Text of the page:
How can we fight back on marriage?

John Zmirak has come up with the only good, creative idea I’ve seen:

Having crawled back into the sacristy and won the reluctant toleration that is all we dared to ask for, is there anything Catholics can do to preserve at least among our own flock the real understanding of marriage?

Oh yes. There is plenty, all of it long overdue. I recall that in the 1990s some Evangelical activists proposed laws (one passed in Louisiana and two other states) allowing couples the option of contracting “covenant marriage.” This amounts in essence to marriage as it had been defined before the onslaught of lax divorce laws — with few conditions permitting divorce (abandonment, abuse, and adultery), with custody preferences for mothers and guarantees of alimony for wives and children. Once it was enacted in Louisiana, bishops lauded it — but issued a statement assuring Catholic couples that it was merely optional.

It is time for us to revive this idea and encode still stricter provisions that mirror Canon Law, eschewing divorce and remarriage, in a standard prenuptial covenant that must be signed by Roman Catholics if they wish to be married in the Church. No pastor should be allowed to witness the Catholic marriage of any couple who will not sign such a pact — since, by refusing to do so, they would be in essence confessing that they intend not a sacrament but a charade. Rogue marriages conducted without this agreement should be, in the Church’s eyes, null and void. Catholics who still wanted elaborate ceremonies in Gothic environs could go off and rent some empty Episcopalian building.

These covenants, in their intent, should be legally enforceable — though, of course, American courts might throw them out. (The freedom of contract is only applied when it furthers leftist goals.) Still, even if judges invalidate our prenups, the Church should still demand them — and use their existence as prima facie evidence blocking future attempts at annulment. If we could make of marriage an obligation as solemn as, say, one’s credit card debt, we’d go a long way toward making it seem almost…sacred. The day that divorce is tougher and rarer than bankruptcy is the day that our values are rightly aligned.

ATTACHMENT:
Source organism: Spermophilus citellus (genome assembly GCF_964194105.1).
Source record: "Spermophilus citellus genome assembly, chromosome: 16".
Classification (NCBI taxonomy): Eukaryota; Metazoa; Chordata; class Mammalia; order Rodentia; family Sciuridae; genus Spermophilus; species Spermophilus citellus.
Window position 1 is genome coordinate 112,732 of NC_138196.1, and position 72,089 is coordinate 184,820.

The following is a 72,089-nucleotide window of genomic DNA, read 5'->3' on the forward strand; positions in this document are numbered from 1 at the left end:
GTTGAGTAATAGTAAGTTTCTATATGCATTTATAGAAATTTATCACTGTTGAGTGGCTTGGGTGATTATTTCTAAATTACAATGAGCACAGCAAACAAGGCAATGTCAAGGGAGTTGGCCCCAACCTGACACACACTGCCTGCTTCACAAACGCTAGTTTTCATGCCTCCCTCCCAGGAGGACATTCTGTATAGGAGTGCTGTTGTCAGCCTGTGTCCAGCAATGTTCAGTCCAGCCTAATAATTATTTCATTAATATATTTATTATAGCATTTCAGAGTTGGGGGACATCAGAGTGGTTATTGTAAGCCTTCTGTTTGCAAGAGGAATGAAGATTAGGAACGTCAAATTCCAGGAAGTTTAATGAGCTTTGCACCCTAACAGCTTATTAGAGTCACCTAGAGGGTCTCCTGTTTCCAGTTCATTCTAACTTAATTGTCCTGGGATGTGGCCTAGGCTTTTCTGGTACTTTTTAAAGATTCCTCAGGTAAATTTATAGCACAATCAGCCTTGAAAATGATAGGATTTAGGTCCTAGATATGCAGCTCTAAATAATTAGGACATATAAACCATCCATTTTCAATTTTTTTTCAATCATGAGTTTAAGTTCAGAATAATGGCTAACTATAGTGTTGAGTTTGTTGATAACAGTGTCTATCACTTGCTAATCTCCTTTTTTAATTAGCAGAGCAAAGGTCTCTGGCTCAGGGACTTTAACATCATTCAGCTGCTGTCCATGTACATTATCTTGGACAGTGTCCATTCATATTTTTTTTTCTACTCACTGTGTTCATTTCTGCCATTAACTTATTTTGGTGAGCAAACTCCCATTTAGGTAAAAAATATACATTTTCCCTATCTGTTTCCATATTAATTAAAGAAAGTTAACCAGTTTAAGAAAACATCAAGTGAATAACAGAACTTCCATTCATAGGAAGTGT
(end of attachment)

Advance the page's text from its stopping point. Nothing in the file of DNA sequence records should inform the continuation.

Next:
Alongside these prenuptial covenants, American dioceses must make training in natural family planning a non-negotiable part of every pre-Cana course — since the routine use of contraception by Catholics is one of the key factors undermining lasting marriage. In fact, the way many churchmen respond with dissent or neglect to Humanae Vitae is one of the reasons that no one else takes us seriously. How dare we tell same-sex couples that they have no right to wed, when we barely trouble to teach our own congregations which kinds of sex it’s a sin to have? We wonder why no one listens to us. It could be because we are winking.

6 Responses

  1. bonald, I’ve been beating this drum for a while. These are called private marriage contracts, here is my essay on the topic, if you would be interested in reading it:

    http://religionnewsblog.blogspot.com/2008/05/saving-marriage-and-family-private.html

    The real problem is that states do not recognize their validity, outside a very small area of pre-marital asset protection (what we typically think of as prenups). They do NOT recognize the validity of any premarital agreements concerning valid divorce grounds, division of marital assets, spousal support, or child custody. In other words, the courts reserve full tyranny over these decisions.

    Thus, the single point of positive activism lies here: passing laws at the state level mandating that courts recognize the authority of private marriage contracts.